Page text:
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Friday, April 15, 2016

The Birth of SWAT Policing

     In 1967, amid a period of civil unrest in the form of anti-Vietman War protests and race riots, the Los Angeles Police Department formed 15 four-man paramilitary units to protect the department's facilities. Members of these Station Defense Teams possessed street-patrol backgrounds and prior military service. These were not, however, full-time assignments. The concept of combat-trained paramilitary police units came from an officer named John Nelson who passed the idea on to Inspector Darryl Gates who in turn presented the idea to the top brass. Gates wanted to call these units Special Weapons and Attack Teams, but this was considered a bit too militaristic for a civilian agency. In 1969, these units became known as Special Weapons and Tactical (SWAT) teams.

     On December 9, 1969, when police officers tried to serve search warrants for illegal weapons at the Black Panther headquarters at 41st Street and Central in Los Angeles, the occupants fired on the officers with shotguns and automatic rifles. SWAT teams from around the city were called to the scene. Following a four-hour gun battle between six Black Panthers and 200 officers, the shooters in the house surrendered. Three SWAT team members and three Black Panthers had been wounded.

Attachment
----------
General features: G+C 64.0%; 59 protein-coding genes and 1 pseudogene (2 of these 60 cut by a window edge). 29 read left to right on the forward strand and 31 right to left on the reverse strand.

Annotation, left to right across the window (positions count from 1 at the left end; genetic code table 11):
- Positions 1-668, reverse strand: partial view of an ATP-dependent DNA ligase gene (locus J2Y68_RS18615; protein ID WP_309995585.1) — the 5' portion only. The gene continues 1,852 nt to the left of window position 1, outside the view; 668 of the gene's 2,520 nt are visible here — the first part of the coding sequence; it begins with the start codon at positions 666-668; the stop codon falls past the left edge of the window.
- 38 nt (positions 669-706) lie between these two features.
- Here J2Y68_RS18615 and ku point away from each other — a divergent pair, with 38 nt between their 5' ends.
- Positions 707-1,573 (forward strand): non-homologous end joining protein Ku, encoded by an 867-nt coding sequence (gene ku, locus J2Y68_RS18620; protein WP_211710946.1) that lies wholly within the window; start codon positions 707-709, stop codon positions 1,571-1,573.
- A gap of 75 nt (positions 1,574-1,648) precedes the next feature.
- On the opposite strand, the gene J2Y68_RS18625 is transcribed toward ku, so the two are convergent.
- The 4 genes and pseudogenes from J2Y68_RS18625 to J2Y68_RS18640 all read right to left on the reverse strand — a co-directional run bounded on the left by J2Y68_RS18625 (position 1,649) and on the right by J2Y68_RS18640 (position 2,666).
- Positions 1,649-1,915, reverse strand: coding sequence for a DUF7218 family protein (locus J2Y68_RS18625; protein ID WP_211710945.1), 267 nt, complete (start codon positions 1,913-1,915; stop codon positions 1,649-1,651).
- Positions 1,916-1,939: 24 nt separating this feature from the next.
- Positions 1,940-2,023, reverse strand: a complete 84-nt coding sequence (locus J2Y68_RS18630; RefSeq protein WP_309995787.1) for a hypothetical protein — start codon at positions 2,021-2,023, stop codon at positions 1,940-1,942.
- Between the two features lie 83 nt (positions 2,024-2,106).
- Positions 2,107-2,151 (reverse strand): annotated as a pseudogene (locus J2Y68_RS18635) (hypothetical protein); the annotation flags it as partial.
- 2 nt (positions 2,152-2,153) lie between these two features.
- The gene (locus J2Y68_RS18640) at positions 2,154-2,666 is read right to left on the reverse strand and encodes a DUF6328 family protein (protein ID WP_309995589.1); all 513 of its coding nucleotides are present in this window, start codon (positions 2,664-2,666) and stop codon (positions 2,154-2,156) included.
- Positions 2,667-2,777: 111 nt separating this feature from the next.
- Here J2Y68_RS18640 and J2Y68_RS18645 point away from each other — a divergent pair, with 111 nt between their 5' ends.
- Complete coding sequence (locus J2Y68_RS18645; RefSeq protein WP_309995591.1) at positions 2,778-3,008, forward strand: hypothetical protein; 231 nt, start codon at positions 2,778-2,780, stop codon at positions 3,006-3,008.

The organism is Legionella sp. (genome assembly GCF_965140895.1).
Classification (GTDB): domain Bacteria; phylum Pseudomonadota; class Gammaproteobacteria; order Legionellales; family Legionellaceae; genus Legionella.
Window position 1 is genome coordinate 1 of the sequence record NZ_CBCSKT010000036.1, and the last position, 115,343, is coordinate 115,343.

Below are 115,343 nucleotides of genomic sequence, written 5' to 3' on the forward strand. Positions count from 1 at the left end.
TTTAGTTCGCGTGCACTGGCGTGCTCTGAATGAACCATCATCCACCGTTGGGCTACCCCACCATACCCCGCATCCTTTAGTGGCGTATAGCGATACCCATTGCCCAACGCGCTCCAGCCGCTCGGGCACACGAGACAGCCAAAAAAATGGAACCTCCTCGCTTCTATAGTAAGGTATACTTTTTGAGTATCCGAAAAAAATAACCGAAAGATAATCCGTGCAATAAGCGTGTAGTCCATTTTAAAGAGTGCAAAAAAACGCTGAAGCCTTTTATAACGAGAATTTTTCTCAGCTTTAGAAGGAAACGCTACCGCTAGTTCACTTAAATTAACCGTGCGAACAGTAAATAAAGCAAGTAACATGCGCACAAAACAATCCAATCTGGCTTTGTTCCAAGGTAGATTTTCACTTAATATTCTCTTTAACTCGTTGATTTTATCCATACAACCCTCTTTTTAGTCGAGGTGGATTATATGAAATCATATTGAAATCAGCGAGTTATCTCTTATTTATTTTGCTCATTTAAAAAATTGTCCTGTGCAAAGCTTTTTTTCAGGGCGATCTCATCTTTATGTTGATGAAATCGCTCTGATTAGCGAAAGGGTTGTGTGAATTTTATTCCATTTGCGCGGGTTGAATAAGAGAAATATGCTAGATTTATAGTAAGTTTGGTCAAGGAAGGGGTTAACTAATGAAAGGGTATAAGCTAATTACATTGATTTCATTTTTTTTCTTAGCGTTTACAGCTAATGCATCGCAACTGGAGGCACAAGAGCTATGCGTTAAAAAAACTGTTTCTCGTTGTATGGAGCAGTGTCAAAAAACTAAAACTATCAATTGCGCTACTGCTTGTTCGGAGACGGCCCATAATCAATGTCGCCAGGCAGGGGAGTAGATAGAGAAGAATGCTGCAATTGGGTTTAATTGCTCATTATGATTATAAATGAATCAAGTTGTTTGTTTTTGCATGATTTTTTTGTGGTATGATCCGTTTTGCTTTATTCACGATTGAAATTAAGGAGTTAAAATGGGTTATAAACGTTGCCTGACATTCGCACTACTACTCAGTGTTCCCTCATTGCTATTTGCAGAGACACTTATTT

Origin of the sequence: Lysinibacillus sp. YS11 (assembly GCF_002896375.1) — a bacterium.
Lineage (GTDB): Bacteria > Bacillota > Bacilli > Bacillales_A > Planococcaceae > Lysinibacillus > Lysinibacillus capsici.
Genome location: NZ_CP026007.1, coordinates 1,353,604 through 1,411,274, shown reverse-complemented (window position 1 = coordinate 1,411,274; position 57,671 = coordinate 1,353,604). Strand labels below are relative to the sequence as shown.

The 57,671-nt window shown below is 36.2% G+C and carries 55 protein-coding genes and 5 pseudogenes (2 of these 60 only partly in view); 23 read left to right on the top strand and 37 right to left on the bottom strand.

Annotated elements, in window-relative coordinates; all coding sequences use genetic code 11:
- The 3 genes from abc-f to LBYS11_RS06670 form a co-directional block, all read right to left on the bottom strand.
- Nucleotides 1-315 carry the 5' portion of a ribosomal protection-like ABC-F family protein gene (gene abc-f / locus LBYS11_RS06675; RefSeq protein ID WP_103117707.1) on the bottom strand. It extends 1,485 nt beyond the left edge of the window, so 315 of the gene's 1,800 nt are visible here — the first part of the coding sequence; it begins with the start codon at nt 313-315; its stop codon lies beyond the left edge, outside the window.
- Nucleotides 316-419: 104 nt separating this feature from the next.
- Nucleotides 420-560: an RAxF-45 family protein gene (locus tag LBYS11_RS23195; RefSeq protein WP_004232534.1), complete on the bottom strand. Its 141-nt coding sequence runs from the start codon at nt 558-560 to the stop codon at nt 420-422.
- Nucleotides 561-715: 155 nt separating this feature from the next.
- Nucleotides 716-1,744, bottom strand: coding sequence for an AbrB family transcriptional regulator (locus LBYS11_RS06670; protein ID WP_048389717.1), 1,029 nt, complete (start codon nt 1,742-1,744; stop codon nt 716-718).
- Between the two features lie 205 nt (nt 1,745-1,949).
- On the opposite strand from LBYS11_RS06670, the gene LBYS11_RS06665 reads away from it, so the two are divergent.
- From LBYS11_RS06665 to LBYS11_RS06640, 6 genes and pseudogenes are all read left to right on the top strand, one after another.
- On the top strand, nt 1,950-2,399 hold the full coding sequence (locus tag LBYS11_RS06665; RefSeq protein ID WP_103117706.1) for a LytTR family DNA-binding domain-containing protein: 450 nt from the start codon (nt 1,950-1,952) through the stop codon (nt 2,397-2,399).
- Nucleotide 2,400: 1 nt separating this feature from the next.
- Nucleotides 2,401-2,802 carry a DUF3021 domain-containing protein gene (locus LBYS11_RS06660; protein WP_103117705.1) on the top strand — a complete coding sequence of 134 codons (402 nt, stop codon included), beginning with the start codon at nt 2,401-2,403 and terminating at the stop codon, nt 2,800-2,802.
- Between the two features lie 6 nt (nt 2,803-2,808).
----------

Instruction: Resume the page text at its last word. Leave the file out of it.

Following the Black Panther shoot-out, police administrators concluded that SWAT team response times would be improved by reassigning the 15 teams dispersed throughout the county to police headquarters in downtown Los Angeles. In 1971, SWAT team assignments became full-time positions. The Los Angeles Police Department, for several years, was the only law enforcement agency in the country with a paramilitary capability.

     Four years after the Black Panther violence, the Los Angeles SWAT force consisted of six, ten-man teams. Each team had two five-man units called "elements," with a leader, two "assaulters," a scout, and a rearguard officer. SWAT weapons included a .245-caliber, bolt-action sniper rifle, two .223-caliber semiautomatic rifles, and a pair of shotguns. Officers were also equipped with service revolvers and gas masks. Dressed in their helmets, gloves, and body armor, they could not be distinguished from combat troops.

     On May 17, 1974, six members of the Symbionese Liberation Army (SLA) barricaded themselves inside a house on East 54th Street at Compton Avenue, and ignored orders from the police to surrender peacefully. The domestic terrorists responded to tear gas canisters lobbed into the premises by opening fire on three SWAT teams and hundreds of regular police officers who had gathered at the scene. The police returned fire, eventually wounding all six occupants.

     When the smoke cleared, 3,772 shots had been fired by SLA members. Thousands of bullets had been fired by the police. The shoot-out ended when a fire broke out inside the house, burning the dwelling to the ground. The occupants either died from bullet wounds or from the blaze. Investigators speculated that the fire started when a bullet hit a Molotov cocktail or a tear gas grenade. Millions of people across the country watched as the gun battle unfolded on live television.

     Although there was little sympathy for the terrorists who had fired on the police, the Los Angeles Police Department was criticized for allowing the situation to evolve into a scene of urban warfare. The department responded by tightening SWAT unit admission standards and upgrading the paramilitary training to reduce the occurrence of such spectacular violence.

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